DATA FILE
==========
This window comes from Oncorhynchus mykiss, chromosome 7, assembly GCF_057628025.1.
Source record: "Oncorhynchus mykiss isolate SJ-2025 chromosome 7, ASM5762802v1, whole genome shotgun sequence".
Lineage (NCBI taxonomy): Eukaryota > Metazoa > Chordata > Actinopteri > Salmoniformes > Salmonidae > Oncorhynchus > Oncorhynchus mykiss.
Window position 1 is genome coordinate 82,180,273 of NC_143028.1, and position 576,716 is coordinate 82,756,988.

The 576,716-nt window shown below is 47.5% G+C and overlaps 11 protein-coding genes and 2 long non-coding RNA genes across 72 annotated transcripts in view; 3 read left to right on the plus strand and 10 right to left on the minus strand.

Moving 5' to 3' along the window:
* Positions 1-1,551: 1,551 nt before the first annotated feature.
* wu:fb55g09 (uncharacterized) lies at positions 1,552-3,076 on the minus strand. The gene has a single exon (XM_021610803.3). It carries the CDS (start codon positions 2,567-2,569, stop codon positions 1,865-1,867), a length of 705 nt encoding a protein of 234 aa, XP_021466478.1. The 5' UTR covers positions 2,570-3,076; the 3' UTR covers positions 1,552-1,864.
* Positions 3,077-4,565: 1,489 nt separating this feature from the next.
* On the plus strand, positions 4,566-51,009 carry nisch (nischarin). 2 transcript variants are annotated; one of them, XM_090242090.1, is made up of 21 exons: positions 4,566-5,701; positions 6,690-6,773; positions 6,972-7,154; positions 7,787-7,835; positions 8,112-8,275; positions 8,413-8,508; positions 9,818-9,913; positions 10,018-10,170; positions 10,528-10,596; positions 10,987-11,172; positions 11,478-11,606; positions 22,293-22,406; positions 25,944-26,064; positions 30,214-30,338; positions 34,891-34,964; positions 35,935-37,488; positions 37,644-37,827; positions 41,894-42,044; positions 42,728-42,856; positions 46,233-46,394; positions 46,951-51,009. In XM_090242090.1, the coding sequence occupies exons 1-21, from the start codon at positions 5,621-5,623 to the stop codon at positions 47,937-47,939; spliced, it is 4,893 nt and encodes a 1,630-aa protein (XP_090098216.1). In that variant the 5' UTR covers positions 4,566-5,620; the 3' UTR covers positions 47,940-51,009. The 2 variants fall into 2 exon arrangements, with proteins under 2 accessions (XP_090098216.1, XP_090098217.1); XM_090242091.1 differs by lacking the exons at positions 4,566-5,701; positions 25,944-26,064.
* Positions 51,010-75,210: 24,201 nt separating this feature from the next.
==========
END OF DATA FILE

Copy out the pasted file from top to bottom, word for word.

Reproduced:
This window comes from Oncorhynchus mykiss, chromosome 7, assembly GCF_057628025.1.
Source record: "Oncorhynchus mykiss isolate SJ-2025 chromosome 7, ASM5762802v1, whole genome shotgun sequence".
Lineage (NCBI taxonomy): Eukaryota > Metazoa > Chordata > Actinopteri > Salmoniformes > Salmonidae > Oncorhynchus > Oncorhynchus mykiss.
Window position 1 is genome coordinate 82,180,273 of NC_143028.1, and position 576,716 is coordinate 82,756,988.

The 576,716-nt window shown below is 47.5% G+C and overlaps 11 protein-coding genes and 2 long non-coding RNA genes across 72 annotated transcripts in view; 3 read left to right on the plus strand and 10 right to left on the minus strand.

Moving 5' to 3' along the window:
* Positions 1-1,551: 1,551 nt before the first annotated feature.
* wu:fb55g09 (uncharacterized) lies at positions 1,552-3,076 on the minus strand. The gene has a single exon (XM_021610803.3). It carries the CDS (start codon positions 2,567-2,569, stop codon positions 1,865-1,867), a length of 705 nt encoding a protein of 234 aa, XP_021466478.1. The 5' UTR covers positions 2,570-3,076; the 3' UTR covers positions 1,552-1,864.
* Positions 3,077-4,565: 1,489 nt separating this feature from the next.
* On the plus strand, positions 4,566-51,009 carry nisch (nischarin). 2 transcript variants are annotated; one of them, XM_090242090.1, is made up of 21 exons: positions 4,566-5,701; positions 6,690-6,773; positions 6,972-7,154; positions 7,787-7,835; positions 8,112-8,275; positions 8,413-8,508; positions 9,818-9,913; positions 10,018-10,170; positions 10,528-10,596; positions 10,987-11,172; positions 11,478-11,606; positions 22,293-22,406; positions 25,944-26,064; positions 30,214-30,338; positions 34,891-34,964; positions 35,935-37,488; positions 37,644-37,827; positions 41,894-42,044; positions 42,728-42,856; positions 46,233-46,394; positions 46,951-51,009. In XM_090242090.1, the coding sequence occupies exons 1-21, from the start codon at positions 5,621-5,623 to the stop codon at positions 47,937-47,939; spliced, it is 4,893 nt and encodes a 1,630-aa protein (XP_090098216.1). In that variant the 5' UTR covers positions 4,566-5,620; the 3' UTR covers positions 47,940-51,009. The 2 variants fall into 2 exon arrangements, with proteins under 2 accessions (XP_090098216.1, XP_090098217.1); XM_090242091.1 differs by lacking the exons at positions 4,566-5,701; positions 25,944-26,064.
* Positions 51,010-75,210: 24,201 nt separating this feature from the next.